What Tesla Did Right in 2018
Despite some setbacks (like its CEO racking up $40 million in fines with the SEC and tweeting about a "pedo guy"), Tesla had a stellar year. The company was able to sell a fantastic number of vehicles and its Model 3 even out-ranked the BMW 3-series as a top-selling luxury sedan by a factor of 2.5.
Tesla was able to continue using its growing economies of scale to further reduce the price of its vehicles, slashing the prices of its entire fleet by $2,000 earlier this year to offset the lowering of the Federal tax incentive. And, again yesterday, it reduced the price of the Model S and X by an additional $1,000.
The automaker also learned a few lessons along the way. It changed its manufacturing process in the name of simplicity, trimmed the fat from its workforce, and continued to research more cost-saving measure for future endeavors.
Despite the news that Tesla posted another profitable quarter, Wall Street has continued to bet against the automaker being able to do it a third time for Q1 2019. Musk describes the road ahead as being "very difficult" for Tesla, posing a challenge for the underdog to overcome its well-established rivals.
And Musk is right—Tesla has several issues to conquer in order to continue to thrive. Ambitious leadership and the drive to be an all-inclusive in-house shop has required a ton of up-front capital, but has also introduced problems which require creative solutions to rectify. The automaker has clawed its way through two of the three "hells" that it has visited so far (Production, Logistics, and Infrastructure); beginning overseas delivery and introducing the long-awaited $35,000 Model 3 while still remaining profitable will be the company's latest hurdles.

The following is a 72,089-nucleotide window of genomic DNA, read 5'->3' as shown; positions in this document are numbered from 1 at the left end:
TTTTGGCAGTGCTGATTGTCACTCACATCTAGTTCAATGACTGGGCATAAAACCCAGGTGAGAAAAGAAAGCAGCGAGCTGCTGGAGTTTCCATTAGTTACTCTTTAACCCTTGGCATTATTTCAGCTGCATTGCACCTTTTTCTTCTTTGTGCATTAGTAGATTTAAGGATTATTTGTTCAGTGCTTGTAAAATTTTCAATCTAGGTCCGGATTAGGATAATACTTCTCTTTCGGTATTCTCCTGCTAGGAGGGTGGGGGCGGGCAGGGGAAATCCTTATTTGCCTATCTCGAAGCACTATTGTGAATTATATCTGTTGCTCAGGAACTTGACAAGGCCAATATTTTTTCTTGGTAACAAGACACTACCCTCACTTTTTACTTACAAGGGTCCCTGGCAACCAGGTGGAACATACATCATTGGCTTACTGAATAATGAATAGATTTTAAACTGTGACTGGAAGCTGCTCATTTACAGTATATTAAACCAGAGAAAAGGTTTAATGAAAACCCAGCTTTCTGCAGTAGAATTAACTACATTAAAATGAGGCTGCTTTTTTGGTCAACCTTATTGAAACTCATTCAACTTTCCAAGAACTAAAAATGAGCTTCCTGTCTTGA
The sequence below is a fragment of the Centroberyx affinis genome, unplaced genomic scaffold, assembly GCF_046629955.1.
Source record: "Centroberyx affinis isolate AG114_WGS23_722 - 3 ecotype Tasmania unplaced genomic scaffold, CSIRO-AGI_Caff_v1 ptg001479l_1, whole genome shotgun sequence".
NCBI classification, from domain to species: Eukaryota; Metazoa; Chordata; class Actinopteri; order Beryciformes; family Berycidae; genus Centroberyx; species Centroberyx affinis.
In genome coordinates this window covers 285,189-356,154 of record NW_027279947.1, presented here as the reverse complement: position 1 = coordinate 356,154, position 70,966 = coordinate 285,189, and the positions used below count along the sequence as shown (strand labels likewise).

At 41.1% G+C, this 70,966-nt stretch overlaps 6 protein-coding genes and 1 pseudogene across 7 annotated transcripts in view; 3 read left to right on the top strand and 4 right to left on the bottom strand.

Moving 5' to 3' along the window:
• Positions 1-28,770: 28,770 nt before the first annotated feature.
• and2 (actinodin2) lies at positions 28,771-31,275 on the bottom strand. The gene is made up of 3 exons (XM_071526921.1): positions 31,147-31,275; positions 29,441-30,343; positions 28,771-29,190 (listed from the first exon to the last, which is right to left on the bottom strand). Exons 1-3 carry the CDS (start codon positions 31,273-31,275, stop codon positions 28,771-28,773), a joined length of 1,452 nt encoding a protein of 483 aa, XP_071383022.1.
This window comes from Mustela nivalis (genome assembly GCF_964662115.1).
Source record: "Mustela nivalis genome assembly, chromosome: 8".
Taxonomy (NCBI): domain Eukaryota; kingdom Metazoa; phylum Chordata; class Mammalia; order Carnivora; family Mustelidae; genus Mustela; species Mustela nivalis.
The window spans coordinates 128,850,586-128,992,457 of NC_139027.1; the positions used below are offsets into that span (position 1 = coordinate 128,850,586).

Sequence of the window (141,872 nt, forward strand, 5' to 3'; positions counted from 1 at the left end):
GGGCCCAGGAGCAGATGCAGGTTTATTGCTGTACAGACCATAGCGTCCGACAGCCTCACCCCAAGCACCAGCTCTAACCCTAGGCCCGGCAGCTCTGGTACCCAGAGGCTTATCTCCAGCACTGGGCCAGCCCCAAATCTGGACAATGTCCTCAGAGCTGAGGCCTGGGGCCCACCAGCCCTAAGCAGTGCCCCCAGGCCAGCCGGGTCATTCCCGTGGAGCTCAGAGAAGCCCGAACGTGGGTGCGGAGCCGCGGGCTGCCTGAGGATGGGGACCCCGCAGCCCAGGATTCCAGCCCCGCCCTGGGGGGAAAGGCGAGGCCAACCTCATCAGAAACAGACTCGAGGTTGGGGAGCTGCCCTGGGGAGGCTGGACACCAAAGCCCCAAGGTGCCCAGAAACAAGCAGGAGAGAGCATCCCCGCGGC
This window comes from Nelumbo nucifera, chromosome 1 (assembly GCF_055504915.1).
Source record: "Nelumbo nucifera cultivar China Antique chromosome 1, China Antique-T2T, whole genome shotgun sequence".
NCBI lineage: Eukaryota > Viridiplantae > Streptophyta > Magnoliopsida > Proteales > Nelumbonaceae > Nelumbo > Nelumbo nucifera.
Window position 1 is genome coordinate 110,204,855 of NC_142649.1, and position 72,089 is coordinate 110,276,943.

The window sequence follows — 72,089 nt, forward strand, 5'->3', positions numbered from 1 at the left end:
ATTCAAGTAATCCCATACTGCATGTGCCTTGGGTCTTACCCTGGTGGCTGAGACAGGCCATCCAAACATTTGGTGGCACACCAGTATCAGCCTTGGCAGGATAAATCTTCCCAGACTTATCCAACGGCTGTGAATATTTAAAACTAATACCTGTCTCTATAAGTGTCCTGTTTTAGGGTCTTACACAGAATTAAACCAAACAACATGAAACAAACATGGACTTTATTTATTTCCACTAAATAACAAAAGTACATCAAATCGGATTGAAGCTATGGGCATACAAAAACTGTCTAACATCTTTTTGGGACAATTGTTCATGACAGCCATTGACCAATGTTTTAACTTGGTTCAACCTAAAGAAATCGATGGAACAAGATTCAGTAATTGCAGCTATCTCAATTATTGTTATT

Tesla is also expected to begin rolling out its Autopilot v3 hardware during 2019 in order to further the capabilities of its Advanced Driver Assistance Systems (ADAS). Musk has made claims that Autopilot will soon begin to take action on traffic signals, roundabouts, and even street signs, which indicates that the company is still fully invested in improving its ADAS technologies. The automaker did indicate that it noticed an increase in both human and ADAS-related crashes during Q4.
Perhaps the largest challenge that Tesla will have to face in 2019 is the industry as a whole. Tesla rocked the entire automobile industry in a very short amount of time, shifting the focus from outsmarting CAFE standards to moving production towards electric cars. But now that the industry feels confident about the future direction of cars thanks to Tesla's bold push, they are rapidly gunning for Tesla's crown. Volkswagen and its subsidies are working to swiftly occupy the luxury market space with Porsche's upcoming Taycan and already has its eyes on the entry-level market space which Tesla is struggling to hit.